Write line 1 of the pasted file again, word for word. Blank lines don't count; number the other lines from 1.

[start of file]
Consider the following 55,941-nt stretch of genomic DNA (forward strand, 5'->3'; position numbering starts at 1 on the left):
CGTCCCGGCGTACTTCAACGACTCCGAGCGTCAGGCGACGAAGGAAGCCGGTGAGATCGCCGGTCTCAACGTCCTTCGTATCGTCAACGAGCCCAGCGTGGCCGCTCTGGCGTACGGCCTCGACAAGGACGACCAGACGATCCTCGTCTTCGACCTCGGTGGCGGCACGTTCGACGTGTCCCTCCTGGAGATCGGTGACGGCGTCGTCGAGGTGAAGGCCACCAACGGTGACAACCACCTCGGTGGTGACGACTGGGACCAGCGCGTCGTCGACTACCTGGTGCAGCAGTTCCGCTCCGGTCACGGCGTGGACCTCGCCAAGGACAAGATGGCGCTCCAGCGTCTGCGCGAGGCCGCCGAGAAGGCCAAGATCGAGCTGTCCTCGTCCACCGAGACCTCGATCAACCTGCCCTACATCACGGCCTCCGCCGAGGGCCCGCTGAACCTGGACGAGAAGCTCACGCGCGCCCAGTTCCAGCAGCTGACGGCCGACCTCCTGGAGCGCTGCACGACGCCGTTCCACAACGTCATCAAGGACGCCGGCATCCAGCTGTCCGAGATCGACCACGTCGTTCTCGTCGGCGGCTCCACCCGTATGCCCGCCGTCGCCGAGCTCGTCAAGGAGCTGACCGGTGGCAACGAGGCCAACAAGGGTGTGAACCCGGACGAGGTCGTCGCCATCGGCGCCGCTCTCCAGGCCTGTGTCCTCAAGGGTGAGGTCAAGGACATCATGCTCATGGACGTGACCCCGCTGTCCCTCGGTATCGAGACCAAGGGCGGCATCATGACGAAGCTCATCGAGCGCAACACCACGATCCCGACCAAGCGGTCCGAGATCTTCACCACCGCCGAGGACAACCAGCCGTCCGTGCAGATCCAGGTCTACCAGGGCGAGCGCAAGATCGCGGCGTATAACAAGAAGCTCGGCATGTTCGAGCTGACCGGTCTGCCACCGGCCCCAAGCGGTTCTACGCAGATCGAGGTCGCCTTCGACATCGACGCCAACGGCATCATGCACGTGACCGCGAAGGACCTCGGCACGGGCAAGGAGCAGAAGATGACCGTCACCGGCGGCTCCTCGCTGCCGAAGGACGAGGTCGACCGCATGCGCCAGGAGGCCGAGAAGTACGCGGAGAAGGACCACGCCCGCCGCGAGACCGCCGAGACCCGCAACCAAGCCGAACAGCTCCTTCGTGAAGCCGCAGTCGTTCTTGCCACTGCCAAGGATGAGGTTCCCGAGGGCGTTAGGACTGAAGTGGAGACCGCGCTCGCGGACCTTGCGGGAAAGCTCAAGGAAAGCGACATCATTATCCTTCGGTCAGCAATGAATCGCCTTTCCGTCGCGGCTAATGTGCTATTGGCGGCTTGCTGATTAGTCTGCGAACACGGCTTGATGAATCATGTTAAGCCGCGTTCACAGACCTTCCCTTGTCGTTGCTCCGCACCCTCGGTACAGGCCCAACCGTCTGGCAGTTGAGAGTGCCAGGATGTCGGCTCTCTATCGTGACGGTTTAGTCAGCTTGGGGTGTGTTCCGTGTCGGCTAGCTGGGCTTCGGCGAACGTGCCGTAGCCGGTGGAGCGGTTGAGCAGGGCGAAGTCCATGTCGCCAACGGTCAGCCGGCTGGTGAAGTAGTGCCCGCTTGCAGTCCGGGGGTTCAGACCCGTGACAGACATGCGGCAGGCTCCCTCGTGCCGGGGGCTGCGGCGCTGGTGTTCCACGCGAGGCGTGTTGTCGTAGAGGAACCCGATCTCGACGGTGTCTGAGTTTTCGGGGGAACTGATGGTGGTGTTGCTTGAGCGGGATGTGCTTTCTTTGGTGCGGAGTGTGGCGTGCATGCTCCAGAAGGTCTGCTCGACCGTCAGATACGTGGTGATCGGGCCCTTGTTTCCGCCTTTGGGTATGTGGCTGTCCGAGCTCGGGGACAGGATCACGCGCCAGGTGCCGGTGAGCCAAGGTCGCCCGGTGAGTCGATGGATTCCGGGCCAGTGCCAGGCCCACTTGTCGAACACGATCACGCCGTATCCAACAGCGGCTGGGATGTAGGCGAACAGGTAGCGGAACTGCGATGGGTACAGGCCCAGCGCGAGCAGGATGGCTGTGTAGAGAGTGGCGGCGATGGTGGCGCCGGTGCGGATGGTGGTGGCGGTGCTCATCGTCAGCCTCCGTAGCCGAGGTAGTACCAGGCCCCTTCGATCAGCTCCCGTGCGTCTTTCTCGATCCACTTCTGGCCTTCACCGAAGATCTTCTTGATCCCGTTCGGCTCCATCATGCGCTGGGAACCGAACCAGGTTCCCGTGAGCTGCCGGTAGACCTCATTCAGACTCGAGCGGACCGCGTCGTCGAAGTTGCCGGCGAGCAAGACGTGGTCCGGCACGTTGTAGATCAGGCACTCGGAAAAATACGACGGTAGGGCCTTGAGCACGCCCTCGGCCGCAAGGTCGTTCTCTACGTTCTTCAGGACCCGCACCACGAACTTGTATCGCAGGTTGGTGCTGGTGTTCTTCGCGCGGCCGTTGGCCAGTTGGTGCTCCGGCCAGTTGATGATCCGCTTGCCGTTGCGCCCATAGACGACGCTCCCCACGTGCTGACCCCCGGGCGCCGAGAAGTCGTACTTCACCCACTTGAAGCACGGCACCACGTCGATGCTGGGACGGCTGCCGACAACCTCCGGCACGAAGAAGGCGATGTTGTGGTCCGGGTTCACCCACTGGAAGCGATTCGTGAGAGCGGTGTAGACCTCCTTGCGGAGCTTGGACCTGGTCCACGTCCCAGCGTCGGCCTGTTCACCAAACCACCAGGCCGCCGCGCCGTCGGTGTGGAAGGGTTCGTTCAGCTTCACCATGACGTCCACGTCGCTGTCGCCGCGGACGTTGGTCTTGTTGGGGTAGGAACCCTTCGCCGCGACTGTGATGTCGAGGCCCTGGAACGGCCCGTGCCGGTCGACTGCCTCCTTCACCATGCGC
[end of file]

Consider the following 55,941-nt stretch of genomic DNA (forward strand, 5'->3'; position numbering starts at 1 on the left):